Are Midshipmen Dying for Sport?
the numbers should give pause
Why are Naval Academy football players dying?
In the last seven years, three Midshipmen who played at least two years of football at the US Naval Academy and the Naval Academy Prep School have died of natural causes.
2014: Will McKamey, 19, 5-9, 170-pounds: died after collapsing and falling in to a coma during practice. History of brain injury.
2020: David Forney, 22, 6'3" 305 pounds: died of cardiac arrest in his room.
2021: Michael Myles James, 22, 5'11" 230 pounds (2018): unspecified natural causes in his sleep. Recruited to play football, went to NAPS, played freshman year.
I have kids the same age as these MIDN, that is what first caught my attention. I cannot imagine getting that phone call, or walking it to that room ... it is a living nightmare I would not want to see happen to anyone.
In life, death can happen to anyone and no activity is safe. Football is known to be more dangerous than most sports, and at each level the players and the hits get larger and harder. Still, in a college as small as USNA and with people so young, those numbers seemed unusually large. That got me to start pulling a string.
The Capital Gazette has some interesting numbers we should look at:
This is the 14th midshipman death in eight years, and the second in a year’s time at the academy, according to previous Capital reporting. Midshipman 1st Class John Johnson died in December while on leave.
Johnson is the first midshipman to receive his posthumous degree under a new policy that allows midshipmen who have met the academic requirements for their degrees and are approved by the academic board.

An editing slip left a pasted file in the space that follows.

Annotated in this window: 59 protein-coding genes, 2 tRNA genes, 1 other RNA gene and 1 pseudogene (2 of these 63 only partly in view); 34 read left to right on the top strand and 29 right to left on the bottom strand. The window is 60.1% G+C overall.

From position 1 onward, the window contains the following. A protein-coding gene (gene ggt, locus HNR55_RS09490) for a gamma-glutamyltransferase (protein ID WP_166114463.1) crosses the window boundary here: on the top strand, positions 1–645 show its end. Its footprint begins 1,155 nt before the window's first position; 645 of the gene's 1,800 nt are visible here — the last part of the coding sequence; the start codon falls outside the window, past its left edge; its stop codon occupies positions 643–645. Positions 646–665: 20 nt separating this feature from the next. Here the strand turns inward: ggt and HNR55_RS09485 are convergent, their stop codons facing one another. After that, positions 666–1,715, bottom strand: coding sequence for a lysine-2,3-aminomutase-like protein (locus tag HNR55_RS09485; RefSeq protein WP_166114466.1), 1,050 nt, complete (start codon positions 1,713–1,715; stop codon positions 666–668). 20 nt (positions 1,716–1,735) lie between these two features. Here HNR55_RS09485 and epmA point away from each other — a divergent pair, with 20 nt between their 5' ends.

Midshipman 1st Class David Forney and Midshipman 3rd Class Duke Carrillo died in February 2020. Forney, of Walkersville, Maryland, was found unresponsive in his dormitory room Feb. 20. Carrillo, 21, collapsed while taking a physical readiness test Feb. 8 and was later pronounced dead at Anne Arundel Medical Center.
The midshipman will be the fourth off-duty/recreational death in 2021 for the United States Navy, according to the Naval Safety Center statistics. Nine members of the Navy, including Johnson, died while off-duty in 2020.
This is an incomplete dataset that could be improved, but there is more than enough here to start asking some questions. For instance;
- While in the eight-year period there were 14 deaths, it is difficult to break out how many were from accidents. Ideally they should be pulled out of the dataset. If they were, the numbers would be even worse. If I could get a list - I asked a few USNA alumni if there was a memorial page or such that listed MIDN who died while at Annapolis but it appears there isn't - I could pull the name/names off year 8 so as to be the same period of time of 7 years of the football player deaths. That would make the football player percentage even larger as well. We'll stick with what we have and run with it anyway.
- While MIDN James was not on the team this year, he went to NAPS where he played and he played his 4th Class year. Two of his four years he was playing. He counts.
That gets us to the numbers:
- Plus or minus a hundred or so, there are ~4,576 MIDN at Annapolis.
- The last USNA football roster has 104 players. That means 2.3% of the MIDN population is on the football team. If you include people who were once on the team but are not on the roster, a bit more, but not that many more.
- In this eight-year time span football players represented 3/14 deaths. That is 21.4% of the deaths.
That number should concern everyone. That should give pause.
That brings up all sorts of questions:
- In other colleges across the nation, is there a difference between the death rate of football players relative to the rest of the student population? More or less, especially for natural causes?
- If we looked not just as this 8-yr time period at USNA, but further, 15, 20, 25 years, do these numbers hold, or is this simply a "rough spot" in time?
If this is not just a "rough spot in the numbers," then what do you do with this knowledge?